Does multitasking make us happy?

What makes you feel better, go running, meet friends, prepare nice dinner, finish your work and watch a movie, or just only focus in one activity, such as meeting your friends?

What give us more happiness, the joy of doing lots of things, or the satisfaction of doing only one but more accurate and in a better way?

The investigations from Jordan Etkin, Cassie Mogilner (2015) reached to the conclusion that  it depends on the amount of time we have to perform the activities we do enjoy more doing high variety of tasks or just focus in one activity. The measure of happiness was based on two questions: How happy do you feel right now? And how satisfied do you feel right now?

Shorter the time is, we prefer focus. Longer the time is, it gets all about diversity in the tasks.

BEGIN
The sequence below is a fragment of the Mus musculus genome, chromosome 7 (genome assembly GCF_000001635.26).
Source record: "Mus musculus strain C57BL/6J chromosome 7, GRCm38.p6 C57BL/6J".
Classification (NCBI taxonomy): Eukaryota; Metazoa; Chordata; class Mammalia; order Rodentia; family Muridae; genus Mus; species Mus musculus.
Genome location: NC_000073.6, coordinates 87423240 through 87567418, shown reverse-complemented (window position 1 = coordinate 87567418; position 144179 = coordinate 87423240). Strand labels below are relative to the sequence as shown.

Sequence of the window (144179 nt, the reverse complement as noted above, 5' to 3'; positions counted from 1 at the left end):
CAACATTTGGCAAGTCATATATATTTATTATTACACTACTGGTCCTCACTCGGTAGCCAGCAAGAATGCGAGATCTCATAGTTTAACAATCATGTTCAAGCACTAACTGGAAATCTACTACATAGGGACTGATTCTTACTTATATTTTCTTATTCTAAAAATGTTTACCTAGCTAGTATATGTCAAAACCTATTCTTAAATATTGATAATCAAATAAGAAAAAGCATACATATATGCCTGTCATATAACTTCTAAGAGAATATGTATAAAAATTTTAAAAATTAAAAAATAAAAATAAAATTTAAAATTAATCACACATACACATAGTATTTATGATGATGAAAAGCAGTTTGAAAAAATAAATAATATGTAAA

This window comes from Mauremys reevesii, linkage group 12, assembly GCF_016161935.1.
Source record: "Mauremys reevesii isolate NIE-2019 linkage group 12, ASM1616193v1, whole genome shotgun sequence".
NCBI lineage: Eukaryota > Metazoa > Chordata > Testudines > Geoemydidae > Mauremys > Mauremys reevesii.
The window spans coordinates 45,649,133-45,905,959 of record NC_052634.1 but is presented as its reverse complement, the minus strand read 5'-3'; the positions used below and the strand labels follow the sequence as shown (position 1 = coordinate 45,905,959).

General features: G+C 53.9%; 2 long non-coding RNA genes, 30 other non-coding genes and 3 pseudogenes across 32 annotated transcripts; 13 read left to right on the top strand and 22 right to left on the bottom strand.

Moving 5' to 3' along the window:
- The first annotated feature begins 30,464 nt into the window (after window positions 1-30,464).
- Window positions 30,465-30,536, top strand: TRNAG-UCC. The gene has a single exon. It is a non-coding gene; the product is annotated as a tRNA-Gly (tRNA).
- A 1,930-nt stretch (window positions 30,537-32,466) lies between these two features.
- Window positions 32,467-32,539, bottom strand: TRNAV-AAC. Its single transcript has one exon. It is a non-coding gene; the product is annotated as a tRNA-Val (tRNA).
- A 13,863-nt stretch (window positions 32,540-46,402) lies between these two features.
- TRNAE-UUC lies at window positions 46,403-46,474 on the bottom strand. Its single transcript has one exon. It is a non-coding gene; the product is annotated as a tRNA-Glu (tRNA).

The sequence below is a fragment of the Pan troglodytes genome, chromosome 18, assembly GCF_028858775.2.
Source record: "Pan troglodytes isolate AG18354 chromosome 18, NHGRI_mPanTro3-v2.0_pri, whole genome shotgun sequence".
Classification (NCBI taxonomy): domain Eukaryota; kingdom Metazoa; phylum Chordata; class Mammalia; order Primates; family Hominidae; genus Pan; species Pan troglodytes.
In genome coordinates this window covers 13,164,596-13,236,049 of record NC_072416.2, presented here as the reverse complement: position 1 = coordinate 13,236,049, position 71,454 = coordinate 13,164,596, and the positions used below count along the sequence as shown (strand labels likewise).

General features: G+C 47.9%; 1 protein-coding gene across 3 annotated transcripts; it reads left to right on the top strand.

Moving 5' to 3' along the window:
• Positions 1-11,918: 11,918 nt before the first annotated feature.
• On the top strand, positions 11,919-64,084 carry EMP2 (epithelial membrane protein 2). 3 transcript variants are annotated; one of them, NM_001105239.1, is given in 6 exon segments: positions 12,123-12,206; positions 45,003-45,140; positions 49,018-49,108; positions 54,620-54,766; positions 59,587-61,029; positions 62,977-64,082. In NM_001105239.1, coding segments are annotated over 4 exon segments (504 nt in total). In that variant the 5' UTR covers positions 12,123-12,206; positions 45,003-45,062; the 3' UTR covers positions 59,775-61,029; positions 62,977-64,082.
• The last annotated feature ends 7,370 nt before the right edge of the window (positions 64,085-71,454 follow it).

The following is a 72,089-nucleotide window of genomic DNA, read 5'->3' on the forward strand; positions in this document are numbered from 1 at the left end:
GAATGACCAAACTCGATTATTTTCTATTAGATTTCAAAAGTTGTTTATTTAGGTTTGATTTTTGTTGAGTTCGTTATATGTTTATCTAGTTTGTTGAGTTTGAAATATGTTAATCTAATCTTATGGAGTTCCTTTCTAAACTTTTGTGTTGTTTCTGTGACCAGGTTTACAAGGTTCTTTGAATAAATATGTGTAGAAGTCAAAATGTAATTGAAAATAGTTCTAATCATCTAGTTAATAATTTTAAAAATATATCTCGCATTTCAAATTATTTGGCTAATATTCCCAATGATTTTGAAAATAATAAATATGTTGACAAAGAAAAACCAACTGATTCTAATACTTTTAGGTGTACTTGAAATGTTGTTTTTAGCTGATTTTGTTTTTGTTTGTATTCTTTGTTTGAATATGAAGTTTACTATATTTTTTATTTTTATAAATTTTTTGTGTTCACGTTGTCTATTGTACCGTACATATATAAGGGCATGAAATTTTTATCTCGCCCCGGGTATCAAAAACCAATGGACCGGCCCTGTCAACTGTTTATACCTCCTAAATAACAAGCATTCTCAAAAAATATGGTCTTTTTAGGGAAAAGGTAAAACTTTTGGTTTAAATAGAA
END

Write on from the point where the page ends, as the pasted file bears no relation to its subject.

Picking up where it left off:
So as we can see in the graphic, the threshold is in 1-hour-duration activities. So according to this investigation, if we have less than one hour, focusing in fewer tasks will give us more satisfaction. But in the other hand, more than 1 hour may be marginally you got more satisfaction by solving high variety of tasks.

It is all about the sensation of productivity.  More accomplished tasks in the same period of time makes people feel they are taking advantage of time. But nothing is free in life (isn’t it?), changing activities results in energy and cognitive resources spending. So people stress and loss productivity by switching their tasks. As conclusion, shorter periods just do not put up for the cost of changing so it is more efficient to focus in fewer tasks.

All of these insights are very important when it comes to organize the schedule. “Although repetition can make workers more productive in the short-term, the lack of stimulation eventually detracts from their happiness. So within an hour, tasks should be kept consistent to increase productivity, but across days, tasks should be varied to maintain stimulation and interest.”